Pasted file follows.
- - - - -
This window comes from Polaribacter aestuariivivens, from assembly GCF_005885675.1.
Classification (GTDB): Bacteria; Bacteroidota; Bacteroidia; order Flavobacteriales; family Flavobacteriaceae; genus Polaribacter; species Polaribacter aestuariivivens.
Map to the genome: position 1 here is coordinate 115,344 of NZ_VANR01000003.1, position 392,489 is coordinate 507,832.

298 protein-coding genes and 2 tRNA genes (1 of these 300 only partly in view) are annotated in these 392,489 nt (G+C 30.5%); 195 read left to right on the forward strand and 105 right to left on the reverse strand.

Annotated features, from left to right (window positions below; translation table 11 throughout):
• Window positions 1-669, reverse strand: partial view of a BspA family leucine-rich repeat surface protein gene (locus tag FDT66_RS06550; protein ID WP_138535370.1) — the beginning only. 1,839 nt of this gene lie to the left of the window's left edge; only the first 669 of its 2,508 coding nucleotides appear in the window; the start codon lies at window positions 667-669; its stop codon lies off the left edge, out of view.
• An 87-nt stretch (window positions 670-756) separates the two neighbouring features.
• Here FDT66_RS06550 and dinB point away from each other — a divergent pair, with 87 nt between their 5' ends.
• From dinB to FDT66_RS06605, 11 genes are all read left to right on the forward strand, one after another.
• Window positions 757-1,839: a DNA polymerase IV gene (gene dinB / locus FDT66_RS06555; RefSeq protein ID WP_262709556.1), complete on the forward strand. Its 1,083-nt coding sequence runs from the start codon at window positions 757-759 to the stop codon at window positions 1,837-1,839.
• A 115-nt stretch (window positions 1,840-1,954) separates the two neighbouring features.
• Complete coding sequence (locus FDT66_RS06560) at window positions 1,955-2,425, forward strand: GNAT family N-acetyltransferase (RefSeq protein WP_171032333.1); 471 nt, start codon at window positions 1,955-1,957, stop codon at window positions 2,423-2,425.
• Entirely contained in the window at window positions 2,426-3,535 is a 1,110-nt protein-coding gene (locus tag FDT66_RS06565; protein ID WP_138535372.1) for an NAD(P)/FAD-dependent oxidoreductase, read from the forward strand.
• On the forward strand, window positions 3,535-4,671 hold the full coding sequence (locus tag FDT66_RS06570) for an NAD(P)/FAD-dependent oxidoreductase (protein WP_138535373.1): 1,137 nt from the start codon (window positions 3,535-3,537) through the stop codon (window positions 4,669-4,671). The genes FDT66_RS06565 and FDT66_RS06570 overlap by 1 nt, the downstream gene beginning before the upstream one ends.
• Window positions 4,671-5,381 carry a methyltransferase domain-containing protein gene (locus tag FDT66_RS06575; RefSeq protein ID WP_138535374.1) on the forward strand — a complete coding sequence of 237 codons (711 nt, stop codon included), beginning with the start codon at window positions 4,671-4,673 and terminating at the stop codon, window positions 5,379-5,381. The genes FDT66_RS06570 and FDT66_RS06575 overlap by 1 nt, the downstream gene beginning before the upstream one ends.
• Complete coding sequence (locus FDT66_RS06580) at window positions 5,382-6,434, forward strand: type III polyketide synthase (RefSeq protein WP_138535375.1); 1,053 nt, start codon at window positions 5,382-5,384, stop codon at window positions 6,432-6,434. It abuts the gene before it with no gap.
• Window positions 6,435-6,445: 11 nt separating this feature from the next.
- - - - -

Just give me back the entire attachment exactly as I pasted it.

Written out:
This window comes from Polaribacter aestuariivivens, from assembly GCF_005885675.1.
Classification (GTDB): Bacteria; Bacteroidota; Bacteroidia; order Flavobacteriales; family Flavobacteriaceae; genus Polaribacter; species Polaribacter aestuariivivens.
Map to the genome: position 1 here is coordinate 115,344 of NZ_VANR01000003.1, position 392,489 is coordinate 507,832.

298 protein-coding genes and 2 tRNA genes (1 of these 300 only partly in view) are annotated in these 392,489 nt (G+C 30.5%); 195 read left to right on the forward strand and 105 right to left on the reverse strand.

Annotated features, from left to right (window positions below; translation table 11 throughout):
• Window positions 1-669, reverse strand: partial view of a BspA family leucine-rich repeat surface protein gene (locus tag FDT66_RS06550; protein ID WP_138535370.1) — the beginning only. 1,839 nt of this gene lie to the left of the window's left edge; only the first 669 of its 2,508 coding nucleotides appear in the window; the start codon lies at window positions 667-669; its stop codon lies off the left edge, out of view.
• An 87-nt stretch (window positions 670-756) separates the two neighbouring features.
• Here FDT66_RS06550 and dinB point away from each other — a divergent pair, with 87 nt between their 5' ends.
• From dinB to FDT66_RS06605, 11 genes are all read left to right on the forward strand, one after another.
• Window positions 757-1,839: a DNA polymerase IV gene (gene dinB / locus FDT66_RS06555; RefSeq protein ID WP_262709556.1), complete on the forward strand. Its 1,083-nt coding sequence runs from the start codon at window positions 757-759 to the stop codon at window positions 1,837-1,839.
• A 115-nt stretch (window positions 1,840-1,954) separates the two neighbouring features.
• Complete coding sequence (locus FDT66_RS06560) at window positions 1,955-2,425, forward strand: GNAT family N-acetyltransferase (RefSeq protein WP_171032333.1); 471 nt, start codon at window positions 1,955-1,957, stop codon at window positions 2,423-2,425.
• Entirely contained in the window at window positions 2,426-3,535 is a 1,110-nt protein-coding gene (locus tag FDT66_RS06565; protein ID WP_138535372.1) for an NAD(P)/FAD-dependent oxidoreductase, read from the forward strand.
• On the forward strand, window positions 3,535-4,671 hold the full coding sequence (locus tag FDT66_RS06570) for an NAD(P)/FAD-dependent oxidoreductase (protein WP_138535373.1): 1,137 nt from the start codon (window positions 3,535-3,537) through the stop codon (window positions 4,669-4,671). The genes FDT66_RS06565 and FDT66_RS06570 overlap by 1 nt, the downstream gene beginning before the upstream one ends.
• Window positions 4,671-5,381 carry a methyltransferase domain-containing protein gene (locus tag FDT66_RS06575; RefSeq protein ID WP_138535374.1) on the forward strand — a complete coding sequence of 237 codons (711 nt, stop codon included), beginning with the start codon at window positions 4,671-4,673 and terminating at the stop codon, window positions 5,379-5,381. The genes FDT66_RS06570 and FDT66_RS06575 overlap by 1 nt, the downstream gene beginning before the upstream one ends.
• Complete coding sequence (locus FDT66_RS06580) at window positions 5,382-6,434, forward strand: type III polyketide synthase (RefSeq protein WP_138535375.1); 1,053 nt, start codon at window positions 5,382-5,384, stop codon at window positions 6,432-6,434. It abuts the gene before it with no gap.
• Window positions 6,435-6,445: 11 nt separating this feature from the next.